What does the hon. Member for Belfast, East (Mr. Robinson) know about the decommissioning legislation? Does he know when it was passed? Probably not. In fact, it was dealt with on 11 March. I dealt with it in Committee. Since then, I have had meetings with my counterpart in the Republic of Ireland to speed progress, and meetings with the decommissioning body. It should not be said that I, or any of my colleagues, have not been trying to remove the gun, the bomb, the bullet and Semtex from the face of Northern Ireland.
We have, as a Government, 13,500 RUC officers on the estates of Northern Ireland. We have 17,000 members of Her Majesty's forces trying to tackle terrorism. This Government, and, indeed, past Governments, should not be accused of being soft on terrorism. The major point is that we are determined to defeat, as best we can, the scourge of terrorism that has blighted the face of Northern Ireland for the past 30 years. The agreement is a major step towards achieving that.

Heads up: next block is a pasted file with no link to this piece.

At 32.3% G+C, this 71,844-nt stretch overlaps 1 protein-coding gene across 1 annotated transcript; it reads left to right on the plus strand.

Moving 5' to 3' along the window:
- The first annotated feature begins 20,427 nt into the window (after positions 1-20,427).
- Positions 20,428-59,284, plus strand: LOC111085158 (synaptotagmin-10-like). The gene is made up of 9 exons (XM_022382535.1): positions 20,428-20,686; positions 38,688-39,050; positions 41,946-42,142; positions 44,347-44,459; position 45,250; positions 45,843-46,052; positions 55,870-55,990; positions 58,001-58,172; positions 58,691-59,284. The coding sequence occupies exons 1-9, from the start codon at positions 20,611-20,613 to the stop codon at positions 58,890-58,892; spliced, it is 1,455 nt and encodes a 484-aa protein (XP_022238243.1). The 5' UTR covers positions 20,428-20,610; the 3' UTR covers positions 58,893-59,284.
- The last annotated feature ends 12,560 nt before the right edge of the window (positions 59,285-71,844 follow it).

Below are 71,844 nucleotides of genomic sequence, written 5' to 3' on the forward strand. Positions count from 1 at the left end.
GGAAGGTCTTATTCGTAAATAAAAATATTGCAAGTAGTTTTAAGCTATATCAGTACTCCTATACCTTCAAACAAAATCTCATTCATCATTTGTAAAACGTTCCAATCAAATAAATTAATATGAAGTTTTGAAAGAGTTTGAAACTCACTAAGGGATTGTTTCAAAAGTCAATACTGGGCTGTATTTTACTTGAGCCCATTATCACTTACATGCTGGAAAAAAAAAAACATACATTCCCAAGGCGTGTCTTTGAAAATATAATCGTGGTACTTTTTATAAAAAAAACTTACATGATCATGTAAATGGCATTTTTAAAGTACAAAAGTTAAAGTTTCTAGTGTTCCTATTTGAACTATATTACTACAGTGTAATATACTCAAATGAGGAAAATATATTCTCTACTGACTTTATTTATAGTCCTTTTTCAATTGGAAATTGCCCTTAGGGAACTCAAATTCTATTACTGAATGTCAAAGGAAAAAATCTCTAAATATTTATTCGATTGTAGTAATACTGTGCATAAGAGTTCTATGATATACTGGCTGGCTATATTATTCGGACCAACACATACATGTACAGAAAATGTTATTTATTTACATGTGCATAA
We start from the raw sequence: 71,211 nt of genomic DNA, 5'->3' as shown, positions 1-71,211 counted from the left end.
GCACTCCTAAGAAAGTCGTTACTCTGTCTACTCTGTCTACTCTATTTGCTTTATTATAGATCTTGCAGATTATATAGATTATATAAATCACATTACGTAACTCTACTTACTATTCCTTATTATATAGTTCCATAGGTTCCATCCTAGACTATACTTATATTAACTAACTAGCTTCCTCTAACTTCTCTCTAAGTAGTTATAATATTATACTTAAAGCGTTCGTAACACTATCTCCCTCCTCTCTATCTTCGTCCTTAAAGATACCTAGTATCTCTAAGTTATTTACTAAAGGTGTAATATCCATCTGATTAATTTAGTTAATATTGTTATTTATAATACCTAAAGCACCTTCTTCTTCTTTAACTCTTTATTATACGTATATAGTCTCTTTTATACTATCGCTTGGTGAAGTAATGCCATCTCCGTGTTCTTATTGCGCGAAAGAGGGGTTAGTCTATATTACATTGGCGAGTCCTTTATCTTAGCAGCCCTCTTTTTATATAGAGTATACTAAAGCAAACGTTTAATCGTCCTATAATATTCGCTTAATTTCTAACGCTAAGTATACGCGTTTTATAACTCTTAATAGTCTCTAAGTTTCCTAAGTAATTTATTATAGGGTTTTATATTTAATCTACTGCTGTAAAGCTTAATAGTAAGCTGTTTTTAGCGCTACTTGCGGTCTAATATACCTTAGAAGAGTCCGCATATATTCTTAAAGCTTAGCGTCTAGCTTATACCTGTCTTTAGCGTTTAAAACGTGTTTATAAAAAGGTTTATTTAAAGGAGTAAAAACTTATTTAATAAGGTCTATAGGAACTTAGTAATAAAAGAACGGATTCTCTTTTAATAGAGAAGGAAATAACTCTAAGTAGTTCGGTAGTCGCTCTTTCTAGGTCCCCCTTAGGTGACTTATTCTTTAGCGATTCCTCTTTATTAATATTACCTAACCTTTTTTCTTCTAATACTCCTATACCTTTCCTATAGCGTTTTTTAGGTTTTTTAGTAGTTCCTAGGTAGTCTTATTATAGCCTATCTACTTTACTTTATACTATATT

I only wish that the hon. Gentleman would understand that, rather than living in the past. Let us begin to look towards the future.
§ Mr. Moss
I am grateful to the Minister for accepting amendments Nos.14 to 17. I am glad that we did not need to debate them for three hours; at least the strength of our points has been taken on board. 467 We had a prolonged discussion on amendment No. 6. Twice the Minister was asked a simple question about possibilities, and twice he evaded giving a simple answer. If it is his judgment that he did not give a straight answer, he will have to face the consequences of how that is played in the press tomorrow, here and in Northern Ireland. That is his decision.